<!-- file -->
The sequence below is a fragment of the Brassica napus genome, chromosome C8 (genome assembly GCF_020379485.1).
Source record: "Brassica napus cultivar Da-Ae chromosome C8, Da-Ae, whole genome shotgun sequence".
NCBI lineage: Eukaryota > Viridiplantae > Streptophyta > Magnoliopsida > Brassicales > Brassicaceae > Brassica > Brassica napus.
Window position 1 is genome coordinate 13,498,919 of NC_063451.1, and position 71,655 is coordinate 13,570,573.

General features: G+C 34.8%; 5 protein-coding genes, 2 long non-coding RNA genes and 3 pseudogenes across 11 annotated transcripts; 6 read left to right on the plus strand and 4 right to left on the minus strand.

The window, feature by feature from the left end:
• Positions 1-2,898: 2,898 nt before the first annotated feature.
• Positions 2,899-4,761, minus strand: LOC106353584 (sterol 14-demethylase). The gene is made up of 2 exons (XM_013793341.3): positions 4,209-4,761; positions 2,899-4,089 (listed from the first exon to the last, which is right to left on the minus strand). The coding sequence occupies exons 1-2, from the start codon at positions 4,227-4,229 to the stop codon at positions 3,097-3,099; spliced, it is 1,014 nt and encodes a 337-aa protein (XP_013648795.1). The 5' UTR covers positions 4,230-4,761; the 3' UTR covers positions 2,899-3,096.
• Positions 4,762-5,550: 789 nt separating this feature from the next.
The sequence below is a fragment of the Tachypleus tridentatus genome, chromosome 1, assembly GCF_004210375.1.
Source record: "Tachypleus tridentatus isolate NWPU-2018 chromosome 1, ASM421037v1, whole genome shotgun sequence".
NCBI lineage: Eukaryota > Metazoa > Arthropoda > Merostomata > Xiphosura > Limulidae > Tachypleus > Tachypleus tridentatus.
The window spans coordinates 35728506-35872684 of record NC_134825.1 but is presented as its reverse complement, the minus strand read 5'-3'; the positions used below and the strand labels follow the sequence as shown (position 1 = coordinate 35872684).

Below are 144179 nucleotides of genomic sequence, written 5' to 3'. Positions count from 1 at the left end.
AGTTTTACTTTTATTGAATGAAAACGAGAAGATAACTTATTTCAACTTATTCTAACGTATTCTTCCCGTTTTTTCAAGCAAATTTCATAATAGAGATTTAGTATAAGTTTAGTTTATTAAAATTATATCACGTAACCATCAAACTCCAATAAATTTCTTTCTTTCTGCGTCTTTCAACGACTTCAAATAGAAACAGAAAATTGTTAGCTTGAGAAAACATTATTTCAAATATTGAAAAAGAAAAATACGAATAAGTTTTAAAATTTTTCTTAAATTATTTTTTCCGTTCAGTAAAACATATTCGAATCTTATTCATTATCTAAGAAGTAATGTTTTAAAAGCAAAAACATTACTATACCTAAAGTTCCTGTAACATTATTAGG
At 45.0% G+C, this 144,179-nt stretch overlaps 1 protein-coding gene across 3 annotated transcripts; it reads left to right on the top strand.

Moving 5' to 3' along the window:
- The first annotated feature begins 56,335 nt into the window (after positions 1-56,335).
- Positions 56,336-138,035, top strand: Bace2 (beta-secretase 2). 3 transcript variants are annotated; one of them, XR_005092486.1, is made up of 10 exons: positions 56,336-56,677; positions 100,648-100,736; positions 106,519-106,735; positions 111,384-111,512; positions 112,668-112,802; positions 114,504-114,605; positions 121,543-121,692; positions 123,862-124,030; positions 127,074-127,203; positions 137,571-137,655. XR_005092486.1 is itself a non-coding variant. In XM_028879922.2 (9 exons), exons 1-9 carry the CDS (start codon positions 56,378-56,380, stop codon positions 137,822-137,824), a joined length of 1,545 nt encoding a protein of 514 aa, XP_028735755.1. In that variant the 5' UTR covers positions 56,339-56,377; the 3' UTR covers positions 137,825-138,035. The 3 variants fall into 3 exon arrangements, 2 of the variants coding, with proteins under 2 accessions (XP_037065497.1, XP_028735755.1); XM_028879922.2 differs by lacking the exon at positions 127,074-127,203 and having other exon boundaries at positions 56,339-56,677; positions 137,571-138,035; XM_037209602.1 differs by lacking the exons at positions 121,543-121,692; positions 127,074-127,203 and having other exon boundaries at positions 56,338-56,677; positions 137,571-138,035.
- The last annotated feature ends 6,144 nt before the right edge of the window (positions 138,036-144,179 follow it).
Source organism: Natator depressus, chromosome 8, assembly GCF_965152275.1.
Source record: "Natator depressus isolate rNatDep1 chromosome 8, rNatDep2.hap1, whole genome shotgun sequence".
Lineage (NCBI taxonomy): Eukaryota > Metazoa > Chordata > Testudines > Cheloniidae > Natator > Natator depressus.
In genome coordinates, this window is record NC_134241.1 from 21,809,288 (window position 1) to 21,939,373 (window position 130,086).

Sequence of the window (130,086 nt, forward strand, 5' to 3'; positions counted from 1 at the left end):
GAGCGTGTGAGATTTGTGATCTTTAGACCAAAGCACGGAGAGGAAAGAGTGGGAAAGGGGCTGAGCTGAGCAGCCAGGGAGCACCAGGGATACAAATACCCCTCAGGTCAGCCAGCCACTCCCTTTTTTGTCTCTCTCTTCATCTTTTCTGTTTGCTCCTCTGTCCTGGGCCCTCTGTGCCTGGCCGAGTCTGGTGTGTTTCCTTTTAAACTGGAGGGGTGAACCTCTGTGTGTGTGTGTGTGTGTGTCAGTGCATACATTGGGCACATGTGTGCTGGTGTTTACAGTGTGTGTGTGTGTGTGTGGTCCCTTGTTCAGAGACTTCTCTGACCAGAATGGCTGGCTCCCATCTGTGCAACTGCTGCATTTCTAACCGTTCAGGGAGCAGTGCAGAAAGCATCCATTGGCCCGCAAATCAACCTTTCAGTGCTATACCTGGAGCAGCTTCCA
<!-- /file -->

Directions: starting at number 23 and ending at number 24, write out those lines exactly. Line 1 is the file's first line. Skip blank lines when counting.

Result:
Lineage (NCBI taxonomy): Eukaryota > Metazoa > Chordata > Testudines > Cheloniidae > Natator > Natator depressus.
In genome coordinates, this window is record NC_134241.1 from 21,809,288 (window position 1) to 21,939,373 (window position 130,086).